Singled Out: Gone Quite Mad's Neptune

Nicholas Pascarella the guitarist for Brooklyn progressive indie-rockers Gone Quite Mad tells us the story behind the title track of their forthcoming EP "Neptune". Here is the story:

I'll jump right into the juicy stuff and level with you readers: Neptune came about in the midst of a depression in the summer of 2015. Our previous drummer had just left the band, the singer (Christopher) and I had just moved apartments, and I had a pretty good little heartache going. I can recall remarking to Chris in the kitchen of our new place that this might be the way Cobain felt before he ended his relationship with consciousness; feeling completely spent of musical energy and ideas, feeling like there was nothing left to offer. It was a dark, reflective summer for me.

So I changed my approach to songwriting and simplified things. Or in the words of George Knox's character in Angels in the Outfield, "we're going back to fundamentals!" It pulled me out of my slump, and working together with Steve Remp, our new time-keeper with all his fresh ideas and youthful vigor (whom I affectionately refer to as 'Stove') and Joe (the bassist), we wrote the monster riff and the nasty, progface transition that permeate the song. Joe was all over it and added his ten cents, shaping the concussive exploits of the verses with a Tim Commerford-ish line (RATM for those not in the know) that takes me back to more than one stale-beer-smelling high school basement.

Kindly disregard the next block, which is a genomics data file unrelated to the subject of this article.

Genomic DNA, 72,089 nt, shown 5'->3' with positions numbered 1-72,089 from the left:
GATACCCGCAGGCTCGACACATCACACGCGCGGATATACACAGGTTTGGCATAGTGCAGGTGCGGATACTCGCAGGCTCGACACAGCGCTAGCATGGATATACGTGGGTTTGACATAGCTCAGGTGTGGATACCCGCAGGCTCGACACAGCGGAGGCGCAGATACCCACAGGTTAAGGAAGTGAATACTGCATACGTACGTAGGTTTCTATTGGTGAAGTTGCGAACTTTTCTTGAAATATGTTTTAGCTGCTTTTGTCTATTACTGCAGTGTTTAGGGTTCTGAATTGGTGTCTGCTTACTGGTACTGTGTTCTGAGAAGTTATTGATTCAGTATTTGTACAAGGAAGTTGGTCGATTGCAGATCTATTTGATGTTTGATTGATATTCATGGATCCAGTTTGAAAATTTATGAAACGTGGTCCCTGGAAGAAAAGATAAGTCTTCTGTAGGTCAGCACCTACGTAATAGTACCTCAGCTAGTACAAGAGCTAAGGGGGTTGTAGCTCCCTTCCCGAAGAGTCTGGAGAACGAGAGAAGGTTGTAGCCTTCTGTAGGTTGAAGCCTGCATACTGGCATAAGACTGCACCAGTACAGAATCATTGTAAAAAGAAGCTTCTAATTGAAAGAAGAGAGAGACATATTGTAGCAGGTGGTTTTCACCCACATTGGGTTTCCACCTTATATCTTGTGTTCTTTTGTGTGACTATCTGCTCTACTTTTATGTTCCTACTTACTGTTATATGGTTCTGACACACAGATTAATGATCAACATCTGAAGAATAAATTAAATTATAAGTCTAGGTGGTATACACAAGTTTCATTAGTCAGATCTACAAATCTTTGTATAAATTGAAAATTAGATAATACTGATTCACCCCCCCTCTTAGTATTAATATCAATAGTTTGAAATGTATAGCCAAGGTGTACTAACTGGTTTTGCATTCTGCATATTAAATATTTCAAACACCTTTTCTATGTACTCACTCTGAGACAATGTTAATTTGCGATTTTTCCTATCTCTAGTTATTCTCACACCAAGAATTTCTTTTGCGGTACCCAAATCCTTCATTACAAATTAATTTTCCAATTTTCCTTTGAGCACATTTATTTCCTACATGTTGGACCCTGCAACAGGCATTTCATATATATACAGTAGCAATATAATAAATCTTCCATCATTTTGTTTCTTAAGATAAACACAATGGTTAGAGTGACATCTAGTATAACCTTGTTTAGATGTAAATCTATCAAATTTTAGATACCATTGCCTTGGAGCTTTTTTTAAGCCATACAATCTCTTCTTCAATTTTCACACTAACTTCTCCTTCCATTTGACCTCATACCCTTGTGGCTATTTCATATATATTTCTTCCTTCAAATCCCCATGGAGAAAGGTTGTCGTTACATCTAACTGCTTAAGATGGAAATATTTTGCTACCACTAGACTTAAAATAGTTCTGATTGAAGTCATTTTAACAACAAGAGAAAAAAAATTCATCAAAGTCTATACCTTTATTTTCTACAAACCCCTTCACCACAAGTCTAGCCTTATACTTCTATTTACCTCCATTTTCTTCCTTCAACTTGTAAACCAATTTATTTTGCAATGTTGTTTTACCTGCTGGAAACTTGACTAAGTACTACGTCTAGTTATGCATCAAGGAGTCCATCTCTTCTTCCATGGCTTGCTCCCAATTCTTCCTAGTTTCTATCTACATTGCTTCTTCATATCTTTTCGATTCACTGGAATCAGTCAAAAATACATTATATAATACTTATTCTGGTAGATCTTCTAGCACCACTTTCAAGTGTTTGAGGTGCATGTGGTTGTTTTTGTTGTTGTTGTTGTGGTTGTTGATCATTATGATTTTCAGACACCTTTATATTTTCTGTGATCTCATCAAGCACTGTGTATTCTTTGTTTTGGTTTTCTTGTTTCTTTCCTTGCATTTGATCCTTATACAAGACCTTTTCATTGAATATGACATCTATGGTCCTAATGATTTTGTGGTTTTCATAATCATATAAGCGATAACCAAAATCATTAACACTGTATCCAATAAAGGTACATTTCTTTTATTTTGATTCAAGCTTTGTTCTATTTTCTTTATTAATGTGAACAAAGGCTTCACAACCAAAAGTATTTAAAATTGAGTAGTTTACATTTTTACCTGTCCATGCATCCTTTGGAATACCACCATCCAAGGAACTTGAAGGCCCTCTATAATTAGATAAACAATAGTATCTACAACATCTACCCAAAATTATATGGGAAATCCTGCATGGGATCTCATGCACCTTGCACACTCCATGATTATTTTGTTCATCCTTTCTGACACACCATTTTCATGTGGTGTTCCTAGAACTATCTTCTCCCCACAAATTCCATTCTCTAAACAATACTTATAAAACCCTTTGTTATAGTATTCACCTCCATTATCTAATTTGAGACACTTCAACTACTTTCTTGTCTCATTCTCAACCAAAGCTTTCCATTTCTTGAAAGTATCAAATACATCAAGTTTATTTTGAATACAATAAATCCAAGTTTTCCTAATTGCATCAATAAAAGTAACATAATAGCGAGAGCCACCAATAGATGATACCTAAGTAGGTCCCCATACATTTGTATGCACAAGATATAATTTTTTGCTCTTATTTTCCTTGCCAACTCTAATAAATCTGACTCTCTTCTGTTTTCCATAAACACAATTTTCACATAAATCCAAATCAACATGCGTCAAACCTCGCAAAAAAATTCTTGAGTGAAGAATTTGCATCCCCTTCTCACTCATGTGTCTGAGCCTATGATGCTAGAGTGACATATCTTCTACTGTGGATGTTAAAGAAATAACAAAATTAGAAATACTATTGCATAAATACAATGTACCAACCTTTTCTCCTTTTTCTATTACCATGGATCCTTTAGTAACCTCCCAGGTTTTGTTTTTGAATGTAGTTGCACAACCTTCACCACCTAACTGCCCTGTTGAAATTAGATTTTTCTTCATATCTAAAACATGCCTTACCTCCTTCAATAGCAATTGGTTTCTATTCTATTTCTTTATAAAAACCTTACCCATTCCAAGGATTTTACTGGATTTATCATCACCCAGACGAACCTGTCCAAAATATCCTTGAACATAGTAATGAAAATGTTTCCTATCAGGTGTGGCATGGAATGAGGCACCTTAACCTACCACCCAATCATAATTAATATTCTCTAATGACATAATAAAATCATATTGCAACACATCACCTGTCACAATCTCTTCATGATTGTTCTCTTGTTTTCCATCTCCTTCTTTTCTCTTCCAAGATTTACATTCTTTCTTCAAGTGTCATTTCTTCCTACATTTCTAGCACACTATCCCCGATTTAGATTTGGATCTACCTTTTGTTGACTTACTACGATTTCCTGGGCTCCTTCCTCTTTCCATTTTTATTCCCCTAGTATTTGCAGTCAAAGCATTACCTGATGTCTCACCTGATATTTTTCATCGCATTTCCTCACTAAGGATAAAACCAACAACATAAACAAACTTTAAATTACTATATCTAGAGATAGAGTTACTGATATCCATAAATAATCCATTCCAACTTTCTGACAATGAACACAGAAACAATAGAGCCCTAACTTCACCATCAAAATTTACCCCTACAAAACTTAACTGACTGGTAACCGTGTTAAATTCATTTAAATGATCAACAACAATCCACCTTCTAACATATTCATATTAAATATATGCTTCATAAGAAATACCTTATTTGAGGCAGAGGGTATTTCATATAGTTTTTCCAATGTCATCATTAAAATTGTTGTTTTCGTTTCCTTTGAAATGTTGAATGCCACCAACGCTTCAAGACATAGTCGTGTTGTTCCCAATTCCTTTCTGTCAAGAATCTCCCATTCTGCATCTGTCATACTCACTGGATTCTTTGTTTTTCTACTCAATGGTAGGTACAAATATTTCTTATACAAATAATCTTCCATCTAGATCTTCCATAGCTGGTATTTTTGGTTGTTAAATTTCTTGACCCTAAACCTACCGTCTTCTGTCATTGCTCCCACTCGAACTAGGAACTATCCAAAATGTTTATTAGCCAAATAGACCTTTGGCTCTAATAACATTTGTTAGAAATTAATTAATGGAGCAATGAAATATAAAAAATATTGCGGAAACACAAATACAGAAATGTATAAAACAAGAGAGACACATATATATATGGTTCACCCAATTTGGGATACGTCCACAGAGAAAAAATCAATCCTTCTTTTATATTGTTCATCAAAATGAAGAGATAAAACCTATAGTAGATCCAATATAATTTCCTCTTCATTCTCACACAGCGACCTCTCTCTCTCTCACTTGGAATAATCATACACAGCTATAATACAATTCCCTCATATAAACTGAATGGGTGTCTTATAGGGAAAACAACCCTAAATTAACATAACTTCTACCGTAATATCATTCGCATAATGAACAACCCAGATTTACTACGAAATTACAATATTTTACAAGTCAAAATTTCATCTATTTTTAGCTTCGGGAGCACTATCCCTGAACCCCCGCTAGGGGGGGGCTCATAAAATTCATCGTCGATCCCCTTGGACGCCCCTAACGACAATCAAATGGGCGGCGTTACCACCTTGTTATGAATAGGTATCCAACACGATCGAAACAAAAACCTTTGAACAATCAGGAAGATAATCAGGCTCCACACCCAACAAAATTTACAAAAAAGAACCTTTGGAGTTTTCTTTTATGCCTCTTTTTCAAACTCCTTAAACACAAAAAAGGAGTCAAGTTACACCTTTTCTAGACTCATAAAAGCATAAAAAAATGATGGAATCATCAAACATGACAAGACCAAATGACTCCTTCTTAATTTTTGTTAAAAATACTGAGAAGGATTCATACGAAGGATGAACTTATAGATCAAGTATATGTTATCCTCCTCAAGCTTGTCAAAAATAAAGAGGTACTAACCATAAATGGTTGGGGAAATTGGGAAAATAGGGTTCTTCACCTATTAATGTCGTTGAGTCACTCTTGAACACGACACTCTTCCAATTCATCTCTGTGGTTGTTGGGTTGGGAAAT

Chris penned lyrics that encapsulated the celestial brutality of the riff and also told a bit of a love story at the same time, which both played at my soft heart a little and makes the song as a whole more relate-able. His melodies call and respond to bass and guitar leads to tell the story and put the reader on Neptune's swirling blues watching this space race he concocted in his maniacal brain. In our practice studio through a haze of smoke and whiskey breath we improvised the middle section together in a decidedly latin flavor in a bit of a nod to the love story, albeit maybe unconsciously. But if you ask me, unconscious is the best way to play anyway.

This song is relentless but considering the conditions it was created in, I would expect no less from this group of musicians. It is best played (and consumed) loudly after a few stiff drinks. Or if you're feeling adventurous, stronger mind benders. You know, for science.

Hearing is believing. Now that you know the story behind the song, listen for yourself here and learn more about the album right here!

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